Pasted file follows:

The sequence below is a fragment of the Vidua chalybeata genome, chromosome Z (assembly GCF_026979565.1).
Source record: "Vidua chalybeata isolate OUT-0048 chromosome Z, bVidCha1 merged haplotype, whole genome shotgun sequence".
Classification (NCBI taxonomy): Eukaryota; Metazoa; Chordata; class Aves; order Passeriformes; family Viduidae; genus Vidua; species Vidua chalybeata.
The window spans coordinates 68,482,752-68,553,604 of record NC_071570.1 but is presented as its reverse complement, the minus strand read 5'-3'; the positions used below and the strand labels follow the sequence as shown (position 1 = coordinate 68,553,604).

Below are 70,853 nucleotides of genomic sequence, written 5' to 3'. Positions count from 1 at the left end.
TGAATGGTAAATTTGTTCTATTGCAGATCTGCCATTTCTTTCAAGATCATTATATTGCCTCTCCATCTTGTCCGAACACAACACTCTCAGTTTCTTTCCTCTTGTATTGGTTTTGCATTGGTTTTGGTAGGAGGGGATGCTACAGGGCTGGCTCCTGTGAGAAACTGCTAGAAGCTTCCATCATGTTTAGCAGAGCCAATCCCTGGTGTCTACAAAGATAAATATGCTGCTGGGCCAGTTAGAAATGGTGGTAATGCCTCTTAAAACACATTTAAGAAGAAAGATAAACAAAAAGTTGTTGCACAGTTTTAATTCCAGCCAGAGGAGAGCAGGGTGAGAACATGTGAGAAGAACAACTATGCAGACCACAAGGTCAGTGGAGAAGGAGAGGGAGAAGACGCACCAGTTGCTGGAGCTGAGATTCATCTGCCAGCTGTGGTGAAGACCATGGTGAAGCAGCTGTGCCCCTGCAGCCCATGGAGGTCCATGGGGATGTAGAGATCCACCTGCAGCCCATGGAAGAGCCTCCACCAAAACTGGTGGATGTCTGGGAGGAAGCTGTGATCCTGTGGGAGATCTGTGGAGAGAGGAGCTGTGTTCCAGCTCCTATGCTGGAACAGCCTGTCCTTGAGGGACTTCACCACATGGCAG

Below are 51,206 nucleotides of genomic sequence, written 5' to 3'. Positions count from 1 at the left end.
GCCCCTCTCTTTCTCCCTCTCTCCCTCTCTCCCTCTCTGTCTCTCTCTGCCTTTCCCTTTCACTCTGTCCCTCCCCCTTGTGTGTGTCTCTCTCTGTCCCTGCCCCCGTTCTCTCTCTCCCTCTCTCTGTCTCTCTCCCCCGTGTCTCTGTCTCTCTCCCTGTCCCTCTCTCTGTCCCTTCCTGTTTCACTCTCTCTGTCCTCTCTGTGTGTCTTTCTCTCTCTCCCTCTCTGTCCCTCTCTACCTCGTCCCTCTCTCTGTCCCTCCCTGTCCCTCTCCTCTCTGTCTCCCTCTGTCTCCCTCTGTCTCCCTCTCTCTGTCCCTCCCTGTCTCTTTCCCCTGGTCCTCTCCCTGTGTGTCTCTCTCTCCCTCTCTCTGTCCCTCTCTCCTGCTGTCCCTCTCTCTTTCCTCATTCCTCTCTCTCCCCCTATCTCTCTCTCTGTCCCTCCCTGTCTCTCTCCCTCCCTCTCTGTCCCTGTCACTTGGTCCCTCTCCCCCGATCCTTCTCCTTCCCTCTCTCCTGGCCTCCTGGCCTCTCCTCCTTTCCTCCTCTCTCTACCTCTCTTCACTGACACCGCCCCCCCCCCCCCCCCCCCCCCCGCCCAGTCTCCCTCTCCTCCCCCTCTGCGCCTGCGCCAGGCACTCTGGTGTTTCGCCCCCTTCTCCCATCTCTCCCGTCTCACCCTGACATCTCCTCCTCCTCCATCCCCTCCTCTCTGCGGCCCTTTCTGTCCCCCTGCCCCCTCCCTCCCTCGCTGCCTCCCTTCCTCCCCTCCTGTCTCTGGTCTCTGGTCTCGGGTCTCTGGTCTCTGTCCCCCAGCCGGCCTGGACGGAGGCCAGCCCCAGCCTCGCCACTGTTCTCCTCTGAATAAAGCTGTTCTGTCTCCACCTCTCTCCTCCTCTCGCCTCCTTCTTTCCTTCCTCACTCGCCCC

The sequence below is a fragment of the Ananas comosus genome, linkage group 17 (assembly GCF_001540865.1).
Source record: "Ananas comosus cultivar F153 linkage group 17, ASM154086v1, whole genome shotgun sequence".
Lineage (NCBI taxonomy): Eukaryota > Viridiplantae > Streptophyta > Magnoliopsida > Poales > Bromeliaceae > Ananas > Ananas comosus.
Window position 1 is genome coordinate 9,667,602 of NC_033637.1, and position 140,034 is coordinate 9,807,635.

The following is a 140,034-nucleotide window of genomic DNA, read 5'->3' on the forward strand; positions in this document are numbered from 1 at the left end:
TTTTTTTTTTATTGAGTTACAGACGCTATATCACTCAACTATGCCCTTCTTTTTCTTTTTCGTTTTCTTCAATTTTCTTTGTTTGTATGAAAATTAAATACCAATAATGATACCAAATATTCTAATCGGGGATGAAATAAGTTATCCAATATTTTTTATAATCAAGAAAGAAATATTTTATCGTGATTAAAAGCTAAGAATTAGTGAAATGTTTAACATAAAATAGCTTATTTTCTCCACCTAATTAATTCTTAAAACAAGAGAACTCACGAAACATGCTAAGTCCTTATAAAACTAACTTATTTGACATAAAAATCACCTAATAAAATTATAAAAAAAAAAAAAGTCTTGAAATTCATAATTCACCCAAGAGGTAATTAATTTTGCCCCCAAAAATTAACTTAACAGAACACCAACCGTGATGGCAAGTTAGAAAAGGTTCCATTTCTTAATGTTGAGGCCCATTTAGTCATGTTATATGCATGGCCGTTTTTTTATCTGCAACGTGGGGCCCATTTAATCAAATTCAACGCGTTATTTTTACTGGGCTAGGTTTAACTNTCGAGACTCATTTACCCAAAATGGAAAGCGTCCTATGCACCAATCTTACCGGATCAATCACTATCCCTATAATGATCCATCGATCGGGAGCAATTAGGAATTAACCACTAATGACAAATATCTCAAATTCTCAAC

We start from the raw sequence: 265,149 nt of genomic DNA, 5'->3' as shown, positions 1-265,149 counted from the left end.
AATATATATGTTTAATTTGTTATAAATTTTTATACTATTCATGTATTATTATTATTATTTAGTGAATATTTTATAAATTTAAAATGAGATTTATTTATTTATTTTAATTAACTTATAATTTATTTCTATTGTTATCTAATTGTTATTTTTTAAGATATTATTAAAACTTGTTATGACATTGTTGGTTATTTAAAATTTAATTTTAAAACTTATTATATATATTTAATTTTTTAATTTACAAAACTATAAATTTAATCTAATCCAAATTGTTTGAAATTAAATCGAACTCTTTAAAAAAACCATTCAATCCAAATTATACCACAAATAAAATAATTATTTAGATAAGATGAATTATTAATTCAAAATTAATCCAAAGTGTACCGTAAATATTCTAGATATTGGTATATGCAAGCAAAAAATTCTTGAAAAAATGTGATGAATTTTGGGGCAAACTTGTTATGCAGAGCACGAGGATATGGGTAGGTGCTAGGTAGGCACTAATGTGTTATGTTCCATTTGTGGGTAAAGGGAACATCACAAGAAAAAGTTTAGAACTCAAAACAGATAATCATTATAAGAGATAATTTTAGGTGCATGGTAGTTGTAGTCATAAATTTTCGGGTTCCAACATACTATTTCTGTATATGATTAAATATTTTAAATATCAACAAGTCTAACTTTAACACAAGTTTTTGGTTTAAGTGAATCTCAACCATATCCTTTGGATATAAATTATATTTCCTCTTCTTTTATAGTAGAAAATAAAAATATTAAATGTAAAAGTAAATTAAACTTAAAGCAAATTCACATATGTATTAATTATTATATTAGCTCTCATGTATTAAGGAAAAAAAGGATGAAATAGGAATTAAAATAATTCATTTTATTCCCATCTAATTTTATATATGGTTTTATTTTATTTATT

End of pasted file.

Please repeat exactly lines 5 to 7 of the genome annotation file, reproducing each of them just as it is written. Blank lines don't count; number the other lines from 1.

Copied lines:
Below are 70,853 nucleotides of genomic sequence, written 5' to 3'. Positions count from 1 at the left end.
TGAATGGTAAATTTGTTCTATTGCAGATCTGCCATTTCTTTCAAGATCATTATATTGCCTCTCCATCTTGTCCGAACACAACACTCTCAGTTTCTTTCCTCTTGTATTGGTTTTGCATTGGTTTTGGTAGGAGGGGATGCTACAGGGCTGGCTCCTGTGAGAAACTGCTAGAAGCTTCCATCATGTTTAGCAGAGCCAATCCCTGGTGTCTACAAAGATAAATATGCTGCTGGGCCAGTTAGAAATGGTGGTAATGCCTCTTAAAACACATTTAAGAAGAAAGATAAACAAAAAGTTGTTGCACAGTTTTAATTCCAGCCAGAGGAGAGCAGGGTGAGAACATGTGAGAAGAACAACTATGCAGACCACAAGGTCAGTGGAGAAGGAGAGGGAGAAGACGCACCAGTTGCTGGAGCTGAGATTCATCTGCCAGCTGTGGTGAAGACCATGGTGAAGCAGCTGTGCCCCTGCAGCCCATGGAGGTCCATGGGGATGTAGAGATCCACCTGCAGCCCATGGAAGAGCCTCCACCAAAACTGGTGGATGTCTGGGAGGAAGCTGTGATCCTGTGGGAGATCTGTGGAGAGAGGAGCTGTGTTCCAGCTCCTATGCTGGAACAGCCTGTCCTTGAGGGACTTCACCACATGGCAG

Below are 51,206 nucleotides of genomic sequence, written 5' to 3'. Positions count from 1 at the left end.